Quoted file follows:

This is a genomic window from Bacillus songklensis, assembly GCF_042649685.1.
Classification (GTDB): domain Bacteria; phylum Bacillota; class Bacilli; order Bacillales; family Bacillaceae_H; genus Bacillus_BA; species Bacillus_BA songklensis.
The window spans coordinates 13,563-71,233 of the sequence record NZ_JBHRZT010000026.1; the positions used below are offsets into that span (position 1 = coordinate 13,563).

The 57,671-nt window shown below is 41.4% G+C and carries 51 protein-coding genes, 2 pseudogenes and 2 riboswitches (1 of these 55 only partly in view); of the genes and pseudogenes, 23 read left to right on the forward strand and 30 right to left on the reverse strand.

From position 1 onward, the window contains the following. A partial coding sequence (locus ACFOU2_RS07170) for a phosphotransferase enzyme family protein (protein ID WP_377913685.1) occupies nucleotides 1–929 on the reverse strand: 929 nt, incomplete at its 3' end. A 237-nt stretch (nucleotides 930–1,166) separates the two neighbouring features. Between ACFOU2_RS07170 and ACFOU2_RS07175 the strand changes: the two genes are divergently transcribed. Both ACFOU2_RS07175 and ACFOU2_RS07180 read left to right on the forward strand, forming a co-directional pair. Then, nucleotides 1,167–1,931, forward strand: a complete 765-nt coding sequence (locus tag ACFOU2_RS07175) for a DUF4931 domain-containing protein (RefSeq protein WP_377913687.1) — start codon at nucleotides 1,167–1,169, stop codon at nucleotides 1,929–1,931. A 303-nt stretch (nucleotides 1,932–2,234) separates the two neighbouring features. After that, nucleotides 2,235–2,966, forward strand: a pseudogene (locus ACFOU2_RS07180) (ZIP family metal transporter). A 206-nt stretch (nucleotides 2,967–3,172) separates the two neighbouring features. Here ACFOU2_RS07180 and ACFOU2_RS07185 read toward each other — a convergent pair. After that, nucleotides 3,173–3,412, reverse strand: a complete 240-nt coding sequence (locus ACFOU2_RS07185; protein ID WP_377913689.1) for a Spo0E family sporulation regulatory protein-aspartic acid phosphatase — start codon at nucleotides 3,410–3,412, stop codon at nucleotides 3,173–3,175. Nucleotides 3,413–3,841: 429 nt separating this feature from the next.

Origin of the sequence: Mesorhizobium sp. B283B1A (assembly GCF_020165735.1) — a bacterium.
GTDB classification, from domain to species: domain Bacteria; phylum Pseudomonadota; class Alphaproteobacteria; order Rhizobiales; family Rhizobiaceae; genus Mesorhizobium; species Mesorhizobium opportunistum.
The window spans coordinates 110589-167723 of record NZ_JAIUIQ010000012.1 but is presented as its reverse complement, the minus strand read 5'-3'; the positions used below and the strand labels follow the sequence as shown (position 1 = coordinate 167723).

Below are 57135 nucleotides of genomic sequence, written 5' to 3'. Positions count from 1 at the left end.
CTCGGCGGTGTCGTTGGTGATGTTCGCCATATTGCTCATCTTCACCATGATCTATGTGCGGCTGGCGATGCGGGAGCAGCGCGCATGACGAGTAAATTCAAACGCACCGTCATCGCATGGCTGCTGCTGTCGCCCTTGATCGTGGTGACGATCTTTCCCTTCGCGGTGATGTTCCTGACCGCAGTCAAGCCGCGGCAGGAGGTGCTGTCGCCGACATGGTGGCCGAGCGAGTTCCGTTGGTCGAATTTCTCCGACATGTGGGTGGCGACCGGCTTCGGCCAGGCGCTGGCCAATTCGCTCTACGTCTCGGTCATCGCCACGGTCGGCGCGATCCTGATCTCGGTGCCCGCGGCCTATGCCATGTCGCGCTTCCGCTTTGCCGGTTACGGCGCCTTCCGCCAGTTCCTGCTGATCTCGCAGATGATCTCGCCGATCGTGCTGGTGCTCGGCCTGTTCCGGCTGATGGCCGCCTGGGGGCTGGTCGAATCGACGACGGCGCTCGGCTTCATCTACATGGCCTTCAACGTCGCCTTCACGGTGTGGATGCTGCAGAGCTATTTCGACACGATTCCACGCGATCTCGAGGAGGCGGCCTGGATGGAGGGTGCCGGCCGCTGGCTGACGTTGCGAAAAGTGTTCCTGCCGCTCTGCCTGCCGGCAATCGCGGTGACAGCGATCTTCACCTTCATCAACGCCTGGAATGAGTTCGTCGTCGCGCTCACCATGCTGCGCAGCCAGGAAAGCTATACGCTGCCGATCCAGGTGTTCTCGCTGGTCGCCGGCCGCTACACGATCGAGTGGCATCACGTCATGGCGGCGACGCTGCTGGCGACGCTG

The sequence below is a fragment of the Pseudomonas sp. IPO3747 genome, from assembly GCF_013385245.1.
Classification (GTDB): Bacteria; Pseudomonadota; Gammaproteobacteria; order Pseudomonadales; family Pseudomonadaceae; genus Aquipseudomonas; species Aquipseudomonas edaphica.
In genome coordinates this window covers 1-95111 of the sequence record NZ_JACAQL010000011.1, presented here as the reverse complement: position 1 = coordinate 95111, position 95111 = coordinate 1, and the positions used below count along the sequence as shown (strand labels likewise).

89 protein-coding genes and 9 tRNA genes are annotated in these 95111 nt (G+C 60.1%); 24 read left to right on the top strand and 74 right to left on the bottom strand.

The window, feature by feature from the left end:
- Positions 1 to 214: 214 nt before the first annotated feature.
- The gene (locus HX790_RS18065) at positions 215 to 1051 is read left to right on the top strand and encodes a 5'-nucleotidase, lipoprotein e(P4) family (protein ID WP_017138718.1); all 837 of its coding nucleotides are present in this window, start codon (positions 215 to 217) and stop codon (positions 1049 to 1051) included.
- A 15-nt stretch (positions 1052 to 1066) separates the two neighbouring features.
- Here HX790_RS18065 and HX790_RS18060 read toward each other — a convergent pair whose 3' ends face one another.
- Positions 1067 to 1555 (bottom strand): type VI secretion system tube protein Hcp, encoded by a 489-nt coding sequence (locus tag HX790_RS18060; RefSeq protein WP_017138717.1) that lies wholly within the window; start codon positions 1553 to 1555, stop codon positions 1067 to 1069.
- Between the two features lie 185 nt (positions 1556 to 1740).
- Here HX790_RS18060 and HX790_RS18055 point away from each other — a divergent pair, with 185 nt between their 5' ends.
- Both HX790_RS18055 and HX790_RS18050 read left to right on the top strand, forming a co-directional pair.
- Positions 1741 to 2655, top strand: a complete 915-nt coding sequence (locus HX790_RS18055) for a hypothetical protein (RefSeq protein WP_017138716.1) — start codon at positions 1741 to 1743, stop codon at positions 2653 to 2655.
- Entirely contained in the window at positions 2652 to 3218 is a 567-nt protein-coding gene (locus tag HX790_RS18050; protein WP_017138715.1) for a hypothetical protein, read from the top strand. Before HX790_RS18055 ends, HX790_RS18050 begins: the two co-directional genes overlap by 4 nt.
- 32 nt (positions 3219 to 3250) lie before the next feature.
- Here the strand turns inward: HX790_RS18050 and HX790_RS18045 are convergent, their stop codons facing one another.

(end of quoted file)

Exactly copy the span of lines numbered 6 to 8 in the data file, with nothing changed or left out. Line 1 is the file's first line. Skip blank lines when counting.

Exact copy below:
Origin of the sequence: Mesorhizobium sp. B283B1A (assembly GCF_020165735.1) — a bacterium.
GTDB classification, from domain to species: domain Bacteria; phylum Pseudomonadota; class Alphaproteobacteria; order Rhizobiales; family Rhizobiaceae; genus Mesorhizobium; species Mesorhizobium opportunistum.
The window spans coordinates 110589-167723 of record NZ_JAIUIQ010000012.1 but is presented as its reverse complement, the minus strand read 5'-3'; the positions used below and the strand labels follow the sequence as shown (position 1 = coordinate 167723).